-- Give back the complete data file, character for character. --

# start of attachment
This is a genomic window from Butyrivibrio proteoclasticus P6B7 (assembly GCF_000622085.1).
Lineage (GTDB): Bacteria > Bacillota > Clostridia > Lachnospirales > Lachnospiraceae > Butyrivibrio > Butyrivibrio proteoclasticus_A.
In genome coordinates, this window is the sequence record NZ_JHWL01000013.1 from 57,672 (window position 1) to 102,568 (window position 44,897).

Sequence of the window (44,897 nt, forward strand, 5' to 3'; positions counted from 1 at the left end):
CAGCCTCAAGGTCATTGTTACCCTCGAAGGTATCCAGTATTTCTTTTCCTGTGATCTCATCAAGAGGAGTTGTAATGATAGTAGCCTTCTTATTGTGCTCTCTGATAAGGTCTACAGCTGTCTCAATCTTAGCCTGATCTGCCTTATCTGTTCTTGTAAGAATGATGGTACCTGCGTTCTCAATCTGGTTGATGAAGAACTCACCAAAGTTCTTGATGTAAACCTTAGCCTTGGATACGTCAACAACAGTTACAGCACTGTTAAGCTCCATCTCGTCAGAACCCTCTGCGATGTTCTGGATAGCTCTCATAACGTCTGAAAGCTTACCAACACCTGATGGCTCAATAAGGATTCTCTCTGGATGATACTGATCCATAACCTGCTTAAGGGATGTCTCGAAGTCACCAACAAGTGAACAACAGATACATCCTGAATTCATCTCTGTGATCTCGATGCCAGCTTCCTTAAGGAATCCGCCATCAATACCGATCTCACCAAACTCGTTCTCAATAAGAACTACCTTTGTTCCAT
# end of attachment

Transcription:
This is a genomic window from Butyrivibrio proteoclasticus P6B7 (assembly GCF_000622085.1).
Lineage (GTDB): Bacteria > Bacillota > Clostridia > Lachnospirales > Lachnospiraceae > Butyrivibrio > Butyrivibrio proteoclasticus_A.
In genome coordinates, this window is the sequence record NZ_JHWL01000013.1 from 57,672 (window position 1) to 102,568 (window position 44,897).

Sequence of the window (44,897 nt, forward strand, 5' to 3'; positions counted from 1 at the left end):
CAGCCTCAAGGTCATTGTTACCCTCGAAGGTATCCAGTATTTCTTTTCCTGTGATCTCATCAAGAGGAGTTGTAATGATAGTAGCCTTCTTATTGTGCTCTCTGATAAGGTCTACAGCTGTCTCAATCTTAGCCTGATCTGCCTTATCTGTTCTTGTAAGAATGATGGTACCTGCGTTCTCAATCTGGTTGATGAAGAACTCACCAAAGTTCTTGATGTAAACCTTAGCCTTGGATACGTCAACAACAGTTACAGCACTGTTAAGCTCCATCTCGTCAGAACCCTCTGCGATGTTCTGGATAGCTCTCATAACGTCTGAAAGCTTACCAACACCTGATGGCTCAATAAGGATTCTCTCTGGATGATACTGATCCATAACCTGCTTAAGGGATGTCTCGAAGTCACCAACAAGTGAACAACAGATACATCCTGAATTCATCTCTGTGATCTCGATGCCAGCTTCCTTAAGGAATCCGCCATCAATACCGATCTCACCAAACTCGTTCTCAATAAGAACTACCTTTGTTCCAT